by Bob Bestor
Which is the better way to travel in Europe, by train or by car? Perhaps because of our affiliated car rental business, we got some impassioned letters of protest when, back in the late '80s and early '90s, we came down on the side of car travel. Though I could hardly claim objectivity, my stance was in part a reaction to the conventional media wisdom—spearheaded in large measure by Rick Steves (Rail Europe's number one seller of rail passes)—that, like the sun rises in the east, rail is the best and cheapest way to see Europe. "Best" is subjective, but cheapest is not, and most of my efforts were directed toward showing that in many instances traveling by car was less expensive than going by train.
I was surprised at the strong reaction from rail travel devotees. My conflict of interest was (and is) a valid point, though I have long recognized the rail-car choice frequently has nothing to do with money but comes down to personal preference. One man, as I recall, said he would rather undergo a root canal than drive in a large European city. That's a fair point and tells me this is an issue that will never be resolved; for some travelers, rail is better, for others it's car.
For several reasons, my personal views on this issue have altered somewhat over the past dozen years.
· For openers, I've ridden a lot of trains during that period. With age, I find I approach the prospect of a hard day's drive from, say, Hamburg to Frankfurt, with little enthusiasm. Soon after it went into service in 1991, I began to rely more and more on Germany's great ICE service for longer trips, and a Hamburg-Frankfurt run became a pleasure, not a chore. Then about 15 years ago I started to realize that, for travel in Switzerland, I could do without a car entirely and instead rely on the magnificent Swiss Transport System, anchored, of course, by its 1800-station rail network.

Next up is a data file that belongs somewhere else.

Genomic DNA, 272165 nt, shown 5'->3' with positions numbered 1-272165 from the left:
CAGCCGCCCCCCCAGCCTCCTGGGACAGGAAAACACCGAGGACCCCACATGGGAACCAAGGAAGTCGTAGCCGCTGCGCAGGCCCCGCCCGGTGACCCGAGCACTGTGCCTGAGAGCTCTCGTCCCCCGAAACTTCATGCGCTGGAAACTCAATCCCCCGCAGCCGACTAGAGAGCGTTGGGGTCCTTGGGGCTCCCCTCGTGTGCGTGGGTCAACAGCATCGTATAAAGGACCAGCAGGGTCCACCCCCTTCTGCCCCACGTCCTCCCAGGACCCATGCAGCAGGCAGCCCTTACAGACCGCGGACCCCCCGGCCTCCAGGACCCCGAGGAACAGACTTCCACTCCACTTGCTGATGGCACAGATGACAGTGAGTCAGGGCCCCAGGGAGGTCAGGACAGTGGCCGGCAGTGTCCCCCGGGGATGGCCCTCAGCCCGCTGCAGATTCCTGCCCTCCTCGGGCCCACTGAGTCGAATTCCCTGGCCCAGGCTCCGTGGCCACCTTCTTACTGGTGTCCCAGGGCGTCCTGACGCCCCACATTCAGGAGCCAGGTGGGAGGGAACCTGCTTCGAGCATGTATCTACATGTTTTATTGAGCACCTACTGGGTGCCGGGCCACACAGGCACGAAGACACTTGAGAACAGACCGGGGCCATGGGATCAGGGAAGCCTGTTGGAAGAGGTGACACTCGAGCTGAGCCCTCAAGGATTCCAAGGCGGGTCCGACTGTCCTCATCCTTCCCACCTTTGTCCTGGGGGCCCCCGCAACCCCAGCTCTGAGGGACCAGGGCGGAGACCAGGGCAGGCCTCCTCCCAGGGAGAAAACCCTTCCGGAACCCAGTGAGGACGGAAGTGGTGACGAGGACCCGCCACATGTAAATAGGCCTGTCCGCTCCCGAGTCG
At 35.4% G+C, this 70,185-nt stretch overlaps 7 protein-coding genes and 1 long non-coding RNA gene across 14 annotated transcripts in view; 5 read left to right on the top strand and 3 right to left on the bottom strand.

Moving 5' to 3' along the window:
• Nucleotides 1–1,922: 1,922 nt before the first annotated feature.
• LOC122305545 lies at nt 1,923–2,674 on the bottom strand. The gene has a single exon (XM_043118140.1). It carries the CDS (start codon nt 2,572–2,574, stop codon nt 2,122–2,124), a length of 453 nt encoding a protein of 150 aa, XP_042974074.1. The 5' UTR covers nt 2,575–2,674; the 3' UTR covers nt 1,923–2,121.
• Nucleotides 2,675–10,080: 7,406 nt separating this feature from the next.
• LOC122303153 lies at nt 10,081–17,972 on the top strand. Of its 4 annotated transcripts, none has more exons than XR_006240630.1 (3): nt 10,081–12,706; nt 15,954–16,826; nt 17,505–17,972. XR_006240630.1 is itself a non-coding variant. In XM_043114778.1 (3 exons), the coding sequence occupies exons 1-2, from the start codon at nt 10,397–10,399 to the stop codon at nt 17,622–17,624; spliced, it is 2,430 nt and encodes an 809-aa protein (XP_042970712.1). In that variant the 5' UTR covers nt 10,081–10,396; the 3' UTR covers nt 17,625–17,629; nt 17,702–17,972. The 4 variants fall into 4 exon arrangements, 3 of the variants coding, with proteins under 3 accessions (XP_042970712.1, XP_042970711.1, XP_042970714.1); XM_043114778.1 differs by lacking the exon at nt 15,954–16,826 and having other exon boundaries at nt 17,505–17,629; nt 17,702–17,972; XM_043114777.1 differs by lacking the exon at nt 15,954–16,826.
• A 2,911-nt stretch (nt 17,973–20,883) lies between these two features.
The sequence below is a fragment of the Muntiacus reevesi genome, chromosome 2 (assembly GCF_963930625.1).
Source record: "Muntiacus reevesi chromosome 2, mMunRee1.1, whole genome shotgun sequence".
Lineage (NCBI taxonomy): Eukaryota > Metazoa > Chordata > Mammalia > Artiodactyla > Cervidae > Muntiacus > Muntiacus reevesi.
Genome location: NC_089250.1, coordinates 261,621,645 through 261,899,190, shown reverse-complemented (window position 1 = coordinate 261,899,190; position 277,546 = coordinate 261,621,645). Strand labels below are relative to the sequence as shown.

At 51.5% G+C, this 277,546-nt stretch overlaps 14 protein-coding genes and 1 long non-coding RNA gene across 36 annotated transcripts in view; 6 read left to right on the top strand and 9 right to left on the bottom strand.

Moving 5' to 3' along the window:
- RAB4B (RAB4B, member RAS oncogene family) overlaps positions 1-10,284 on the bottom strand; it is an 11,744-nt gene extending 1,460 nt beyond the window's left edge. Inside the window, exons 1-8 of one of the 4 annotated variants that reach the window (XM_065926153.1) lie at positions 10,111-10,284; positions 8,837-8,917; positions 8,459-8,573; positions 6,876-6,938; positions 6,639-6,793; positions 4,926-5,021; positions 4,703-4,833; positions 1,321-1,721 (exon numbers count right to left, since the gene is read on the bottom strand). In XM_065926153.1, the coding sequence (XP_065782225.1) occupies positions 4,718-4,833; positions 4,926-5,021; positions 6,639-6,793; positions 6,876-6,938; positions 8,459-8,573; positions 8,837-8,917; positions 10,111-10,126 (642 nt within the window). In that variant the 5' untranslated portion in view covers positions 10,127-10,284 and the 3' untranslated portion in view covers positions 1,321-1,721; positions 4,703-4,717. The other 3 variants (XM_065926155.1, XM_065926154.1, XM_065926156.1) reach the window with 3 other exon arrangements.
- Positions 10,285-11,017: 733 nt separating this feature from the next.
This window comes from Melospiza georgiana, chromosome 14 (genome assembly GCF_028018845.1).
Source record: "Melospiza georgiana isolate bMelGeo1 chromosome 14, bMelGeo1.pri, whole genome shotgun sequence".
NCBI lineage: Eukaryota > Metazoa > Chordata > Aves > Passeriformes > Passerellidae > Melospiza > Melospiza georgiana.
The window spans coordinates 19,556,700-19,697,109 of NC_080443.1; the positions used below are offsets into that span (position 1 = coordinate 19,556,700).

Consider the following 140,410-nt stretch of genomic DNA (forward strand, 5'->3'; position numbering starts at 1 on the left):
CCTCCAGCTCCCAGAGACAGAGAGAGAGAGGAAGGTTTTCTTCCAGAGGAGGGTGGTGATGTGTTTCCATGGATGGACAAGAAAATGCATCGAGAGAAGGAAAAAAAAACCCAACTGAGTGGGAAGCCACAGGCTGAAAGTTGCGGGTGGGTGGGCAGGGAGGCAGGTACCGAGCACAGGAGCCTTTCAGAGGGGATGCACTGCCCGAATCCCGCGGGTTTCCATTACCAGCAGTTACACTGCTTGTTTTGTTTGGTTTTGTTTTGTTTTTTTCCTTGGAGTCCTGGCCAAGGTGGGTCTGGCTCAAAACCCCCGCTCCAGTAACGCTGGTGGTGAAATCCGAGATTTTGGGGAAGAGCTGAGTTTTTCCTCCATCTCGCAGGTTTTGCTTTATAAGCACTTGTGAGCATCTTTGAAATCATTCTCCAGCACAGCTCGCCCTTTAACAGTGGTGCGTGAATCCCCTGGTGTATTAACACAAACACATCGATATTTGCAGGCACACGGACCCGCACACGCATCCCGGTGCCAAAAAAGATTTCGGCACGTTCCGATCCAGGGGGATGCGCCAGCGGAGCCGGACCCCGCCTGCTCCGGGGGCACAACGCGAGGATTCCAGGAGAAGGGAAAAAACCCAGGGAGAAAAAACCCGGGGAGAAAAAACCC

· The relationship between the cost of rail passes and rental cars changed—dramatically. In 1998, a five-day, second class German Twin Pass cost $282 for two persons and the base price for a rental car in the compact category (4 doors, air) for one week in Germany was $106, including value added tax. Today, that same five-day German rail pass for two persons costs $395, a 40-percent increase. The price for the compact car, however, is now $233, more than double. In addition, gas in Germany in 1998 was about $3.50 per gallon. Today it's around $5.65 (but less than $5 for diesel).
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· In the last few years, Rail Europe has introduced a wide variety of rail passes that cater to the traveler who is no longer interested in the Copenhagen-Paris-Munich-Vienna-Rome-in-14-days style of travel, and wants to explore a much smaller geographic area. Now available are many two, three, four and five-country passes that offer a flexibility and cost-effectiveness that didn't exist just a few years ago. Example: in 1998 the traveler who wanted to see just Germany and Austria by rail had to either purchase the 17-country Eurail pass or buy a Germany pass and an Austria pass. Now, in 2006, a new Germany-Austria pass is available.